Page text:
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3 ways that putting persons affected by leprosy at the centre of the conversation will defeat leprosy stigma

The treasurer of the Myanmar Association of Persons Affected by Leprosy smiles and leans against a tree

Blog by Mathias Duck, Global Advocacy Lead at The Leprosy Mission

Some days, I feel very optimistic about our common goal of defeating leprosy stigma. I hear about many great initiatives happening all over the world. However, some days are discouraging. Especially when I hear about all the barriers that persons affected by leprosy are still facing: discriminatory laws and practices, lack of opportunities in education and work, lack of access to health, participation and inclusion. The pandemic has only exacerbated most of these issues.

What needs to happen to change this situation?

We need to put persons affected by leprosy at the centre of all of these conversations. It is not a magic answer, a silver bullet that will solve all our problems, but it is the only way we’ll make real progress.

They know what it feels like and they have proven to be the most effective advocates for change. organisations of persons affected by leprosy have been able to advance their rights and improve their lives significantly in the face of adversity and discrimination.

Governments need to stop hearing from NGOs and start hearing from persons affected by leprosy

Governments need to treat this as a broad issue because it is related to public health, mental health, disability, poverty, inequality, gender, human rights, livelihood, and many more issues. It needs to be addressed in a way that takes this complexity into account.

Representatives of organisations of persons affected by leprosy need to be at the table when these issues are discussed and decisions are made. Their voices needs to be taken seriously if the government programmes aim to be effective. Beyond that, persons affected by leprosy have proven to be very effective in many of the crucial tasks in leprosy fieldwork such as active case finding, contact tracing, peer support, adherence to treatment, disability prevention, reaction management, among other things. In short: the involvement and participation of persons affected by leprosy needs to increase significantly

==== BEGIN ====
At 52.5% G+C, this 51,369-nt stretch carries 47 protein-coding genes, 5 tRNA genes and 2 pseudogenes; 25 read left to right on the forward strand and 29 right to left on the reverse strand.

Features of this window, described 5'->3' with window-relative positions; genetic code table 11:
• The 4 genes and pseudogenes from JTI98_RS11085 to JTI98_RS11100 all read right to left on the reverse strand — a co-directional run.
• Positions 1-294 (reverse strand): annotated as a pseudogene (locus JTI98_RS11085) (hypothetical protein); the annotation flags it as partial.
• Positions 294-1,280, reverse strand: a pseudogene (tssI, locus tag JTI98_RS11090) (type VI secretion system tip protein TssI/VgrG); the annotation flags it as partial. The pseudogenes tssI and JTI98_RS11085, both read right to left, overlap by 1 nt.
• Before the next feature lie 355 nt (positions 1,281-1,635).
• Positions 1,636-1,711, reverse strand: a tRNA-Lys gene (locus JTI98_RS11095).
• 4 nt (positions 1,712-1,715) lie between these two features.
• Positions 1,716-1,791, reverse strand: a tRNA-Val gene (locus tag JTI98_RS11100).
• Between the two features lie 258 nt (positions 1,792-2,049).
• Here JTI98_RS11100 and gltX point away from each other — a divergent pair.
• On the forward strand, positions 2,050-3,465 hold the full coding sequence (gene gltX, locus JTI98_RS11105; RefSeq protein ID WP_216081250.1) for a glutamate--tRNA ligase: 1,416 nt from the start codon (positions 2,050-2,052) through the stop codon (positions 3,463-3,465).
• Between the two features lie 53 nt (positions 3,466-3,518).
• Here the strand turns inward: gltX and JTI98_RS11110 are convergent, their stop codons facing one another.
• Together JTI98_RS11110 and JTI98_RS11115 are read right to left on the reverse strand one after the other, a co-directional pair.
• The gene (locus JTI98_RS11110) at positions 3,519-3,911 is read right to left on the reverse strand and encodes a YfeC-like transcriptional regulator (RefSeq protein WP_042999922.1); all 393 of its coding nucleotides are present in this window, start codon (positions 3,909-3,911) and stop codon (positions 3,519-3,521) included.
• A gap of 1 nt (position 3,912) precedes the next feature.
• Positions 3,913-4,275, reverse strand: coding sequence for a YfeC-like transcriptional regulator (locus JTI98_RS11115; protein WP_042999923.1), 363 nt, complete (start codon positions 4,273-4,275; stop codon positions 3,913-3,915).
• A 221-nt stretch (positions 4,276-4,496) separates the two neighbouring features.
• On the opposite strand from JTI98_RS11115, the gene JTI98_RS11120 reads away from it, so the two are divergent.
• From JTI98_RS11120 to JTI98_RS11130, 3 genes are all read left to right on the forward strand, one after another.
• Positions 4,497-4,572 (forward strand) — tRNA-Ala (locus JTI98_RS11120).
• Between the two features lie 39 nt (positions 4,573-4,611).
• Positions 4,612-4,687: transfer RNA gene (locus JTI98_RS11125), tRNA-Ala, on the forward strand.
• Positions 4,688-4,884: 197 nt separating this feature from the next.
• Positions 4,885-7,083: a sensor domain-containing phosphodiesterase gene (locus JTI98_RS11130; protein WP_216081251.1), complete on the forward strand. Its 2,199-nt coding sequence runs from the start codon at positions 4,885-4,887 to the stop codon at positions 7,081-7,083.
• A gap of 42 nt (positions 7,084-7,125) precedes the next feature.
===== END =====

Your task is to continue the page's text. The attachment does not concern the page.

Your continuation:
NGOs have to be driving capacity building and identifying opportunities for engagement

NGOs can support this process by lobbying the government to give participation to persons affected by leprosy. The reports of the Special Rapporteur for the rights of persons affected by leprosy are a crucial tool for local and national advocacy in this respect. NGOs can also contribute to the strengthening of organisations of persons affected by providing financial and technical support for training and capacity building, logistical support, among other things. In this process it is crucial that the organisations of persons affected by leprosy maintain their independence and their agency. NGOs need to keep an open mind and a willingness to hear criticism from persons affected and learn from them.

The voices of persons affected by leprosy need to be heard by the public

The general population needs to see and hear persons affected by leprosy. They can support them by amplifying their voices and hold government officials accountable to their duties. We also need your voices, your talents, your expertise, your skills, your passion and whatever you can bring to this fight. However, please do remember that the most important attitude is to listen and learn from persons affected by leprosy. If you want to help, they will tell you how you can be helpful.

We all need to work closer together and we need to work smarter. Only by working together diligently and strategically to lift the voices of persons affected by leprosy may we may dare to dream that leprosy stigma will be defeated.

Strategic Priorities